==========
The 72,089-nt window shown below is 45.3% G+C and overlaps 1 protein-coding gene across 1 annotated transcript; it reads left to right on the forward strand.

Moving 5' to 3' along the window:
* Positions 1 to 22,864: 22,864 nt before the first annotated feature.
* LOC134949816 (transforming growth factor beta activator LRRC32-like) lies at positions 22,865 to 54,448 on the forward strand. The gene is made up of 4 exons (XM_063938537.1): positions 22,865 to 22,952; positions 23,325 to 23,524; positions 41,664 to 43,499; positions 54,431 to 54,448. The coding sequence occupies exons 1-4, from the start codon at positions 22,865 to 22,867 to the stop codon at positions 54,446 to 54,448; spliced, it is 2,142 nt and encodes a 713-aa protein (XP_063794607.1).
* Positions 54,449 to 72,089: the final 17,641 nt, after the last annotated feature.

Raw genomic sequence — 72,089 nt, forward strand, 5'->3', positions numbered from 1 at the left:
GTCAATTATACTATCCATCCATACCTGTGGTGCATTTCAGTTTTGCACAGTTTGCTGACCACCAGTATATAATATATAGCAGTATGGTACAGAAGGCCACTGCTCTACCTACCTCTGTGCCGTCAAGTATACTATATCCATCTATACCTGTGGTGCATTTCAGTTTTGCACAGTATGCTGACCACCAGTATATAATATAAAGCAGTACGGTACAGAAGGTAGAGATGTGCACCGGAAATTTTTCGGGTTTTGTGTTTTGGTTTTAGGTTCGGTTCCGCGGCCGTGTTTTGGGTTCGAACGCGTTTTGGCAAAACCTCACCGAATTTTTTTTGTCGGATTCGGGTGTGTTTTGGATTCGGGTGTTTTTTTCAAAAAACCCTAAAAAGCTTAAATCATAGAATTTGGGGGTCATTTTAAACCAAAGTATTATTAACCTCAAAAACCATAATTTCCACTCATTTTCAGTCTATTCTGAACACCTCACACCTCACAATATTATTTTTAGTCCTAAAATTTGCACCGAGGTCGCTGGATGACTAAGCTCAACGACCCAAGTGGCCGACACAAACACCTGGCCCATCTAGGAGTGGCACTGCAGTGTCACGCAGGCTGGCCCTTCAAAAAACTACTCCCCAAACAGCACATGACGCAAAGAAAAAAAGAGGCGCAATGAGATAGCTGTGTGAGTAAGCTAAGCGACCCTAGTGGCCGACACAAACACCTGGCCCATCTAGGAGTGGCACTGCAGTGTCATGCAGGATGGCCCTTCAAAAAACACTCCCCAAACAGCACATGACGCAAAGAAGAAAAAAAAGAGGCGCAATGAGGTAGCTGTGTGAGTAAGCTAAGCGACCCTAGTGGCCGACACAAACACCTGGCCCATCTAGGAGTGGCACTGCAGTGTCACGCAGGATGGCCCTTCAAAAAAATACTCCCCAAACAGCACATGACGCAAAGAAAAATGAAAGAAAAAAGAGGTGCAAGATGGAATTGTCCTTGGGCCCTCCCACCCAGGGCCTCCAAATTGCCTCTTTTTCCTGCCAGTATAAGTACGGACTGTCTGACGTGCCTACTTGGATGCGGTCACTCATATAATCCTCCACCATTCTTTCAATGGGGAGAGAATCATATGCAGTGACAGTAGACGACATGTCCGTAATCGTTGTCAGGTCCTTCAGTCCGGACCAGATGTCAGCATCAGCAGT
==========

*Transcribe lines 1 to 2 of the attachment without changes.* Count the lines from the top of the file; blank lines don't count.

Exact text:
The 72,089-nt window shown below is 45.3% G+C and overlaps 1 protein-coding gene across 1 annotated transcript; it reads left to right on the forward strand.

Moving 5' to 3' along the window: